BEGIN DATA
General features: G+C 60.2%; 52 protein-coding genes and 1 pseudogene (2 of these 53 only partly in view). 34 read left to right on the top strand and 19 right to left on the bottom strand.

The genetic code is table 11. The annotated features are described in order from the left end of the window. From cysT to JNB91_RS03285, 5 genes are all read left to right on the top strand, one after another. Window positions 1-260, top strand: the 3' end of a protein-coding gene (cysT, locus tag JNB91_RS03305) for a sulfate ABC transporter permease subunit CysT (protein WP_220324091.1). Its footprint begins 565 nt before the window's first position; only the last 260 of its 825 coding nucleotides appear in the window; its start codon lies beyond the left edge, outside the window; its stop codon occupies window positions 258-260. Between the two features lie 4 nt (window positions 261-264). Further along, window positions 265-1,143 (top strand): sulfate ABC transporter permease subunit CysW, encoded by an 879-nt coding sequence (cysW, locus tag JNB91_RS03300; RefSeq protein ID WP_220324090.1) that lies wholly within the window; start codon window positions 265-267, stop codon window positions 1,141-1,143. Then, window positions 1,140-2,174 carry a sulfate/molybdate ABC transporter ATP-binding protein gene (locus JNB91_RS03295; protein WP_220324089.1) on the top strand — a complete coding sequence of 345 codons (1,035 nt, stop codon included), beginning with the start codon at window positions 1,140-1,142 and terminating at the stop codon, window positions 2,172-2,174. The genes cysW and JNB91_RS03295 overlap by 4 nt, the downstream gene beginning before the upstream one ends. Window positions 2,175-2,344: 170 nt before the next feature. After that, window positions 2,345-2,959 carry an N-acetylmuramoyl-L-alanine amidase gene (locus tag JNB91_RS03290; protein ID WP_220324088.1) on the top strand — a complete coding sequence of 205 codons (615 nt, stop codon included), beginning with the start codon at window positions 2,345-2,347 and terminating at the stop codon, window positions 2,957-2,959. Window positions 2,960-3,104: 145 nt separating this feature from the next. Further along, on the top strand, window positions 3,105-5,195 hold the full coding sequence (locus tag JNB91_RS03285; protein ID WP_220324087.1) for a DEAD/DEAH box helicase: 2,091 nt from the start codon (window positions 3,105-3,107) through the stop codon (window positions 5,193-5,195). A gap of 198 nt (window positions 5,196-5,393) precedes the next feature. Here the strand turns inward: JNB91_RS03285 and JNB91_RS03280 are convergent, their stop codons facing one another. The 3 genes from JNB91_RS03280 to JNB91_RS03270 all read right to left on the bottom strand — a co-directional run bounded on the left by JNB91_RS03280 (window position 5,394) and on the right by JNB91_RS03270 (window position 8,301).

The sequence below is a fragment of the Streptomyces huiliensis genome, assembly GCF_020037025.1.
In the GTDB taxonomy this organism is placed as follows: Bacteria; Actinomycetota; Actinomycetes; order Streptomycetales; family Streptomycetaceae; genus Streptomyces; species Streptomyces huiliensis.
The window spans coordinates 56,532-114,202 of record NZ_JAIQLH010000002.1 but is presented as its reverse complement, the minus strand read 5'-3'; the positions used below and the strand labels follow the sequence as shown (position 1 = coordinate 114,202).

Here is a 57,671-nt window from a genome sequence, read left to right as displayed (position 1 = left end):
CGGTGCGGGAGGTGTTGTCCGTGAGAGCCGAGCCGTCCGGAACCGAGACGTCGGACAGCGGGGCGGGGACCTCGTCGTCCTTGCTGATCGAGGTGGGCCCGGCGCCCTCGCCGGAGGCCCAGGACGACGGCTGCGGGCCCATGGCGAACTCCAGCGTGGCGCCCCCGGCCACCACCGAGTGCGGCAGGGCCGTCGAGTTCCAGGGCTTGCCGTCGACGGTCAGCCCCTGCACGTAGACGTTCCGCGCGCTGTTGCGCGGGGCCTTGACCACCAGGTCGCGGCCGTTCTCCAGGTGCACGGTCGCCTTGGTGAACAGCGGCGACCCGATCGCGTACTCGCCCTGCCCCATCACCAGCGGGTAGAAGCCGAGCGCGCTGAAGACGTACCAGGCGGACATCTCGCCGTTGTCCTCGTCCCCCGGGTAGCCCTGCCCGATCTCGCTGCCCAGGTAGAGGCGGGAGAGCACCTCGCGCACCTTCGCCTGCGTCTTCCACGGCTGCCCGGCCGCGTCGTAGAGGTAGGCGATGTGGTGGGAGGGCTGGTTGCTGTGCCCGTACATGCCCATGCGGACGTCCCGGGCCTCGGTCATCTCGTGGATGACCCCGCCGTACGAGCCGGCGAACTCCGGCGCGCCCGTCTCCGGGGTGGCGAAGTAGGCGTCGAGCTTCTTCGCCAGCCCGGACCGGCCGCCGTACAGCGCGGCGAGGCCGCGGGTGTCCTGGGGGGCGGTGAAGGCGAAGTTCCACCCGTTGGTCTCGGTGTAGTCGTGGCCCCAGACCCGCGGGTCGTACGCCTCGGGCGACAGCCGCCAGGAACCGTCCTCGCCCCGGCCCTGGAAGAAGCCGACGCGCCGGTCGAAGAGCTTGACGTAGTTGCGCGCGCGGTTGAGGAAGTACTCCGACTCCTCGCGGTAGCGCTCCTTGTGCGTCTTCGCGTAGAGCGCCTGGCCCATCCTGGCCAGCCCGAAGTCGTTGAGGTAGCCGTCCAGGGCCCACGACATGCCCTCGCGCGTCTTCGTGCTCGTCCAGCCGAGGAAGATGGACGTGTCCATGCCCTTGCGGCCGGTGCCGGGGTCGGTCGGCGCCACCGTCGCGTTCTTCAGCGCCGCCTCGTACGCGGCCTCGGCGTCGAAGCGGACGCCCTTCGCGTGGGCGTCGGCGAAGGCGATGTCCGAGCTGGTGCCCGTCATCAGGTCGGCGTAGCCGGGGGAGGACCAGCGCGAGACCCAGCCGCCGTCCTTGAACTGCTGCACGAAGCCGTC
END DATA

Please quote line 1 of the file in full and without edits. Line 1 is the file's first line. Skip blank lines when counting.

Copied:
General features: G+C 60.2%; 52 protein-coding genes and 1 pseudogene (2 of these 53 only partly in view). 34 read left to right on the top strand and 19 right to left on the bottom strand.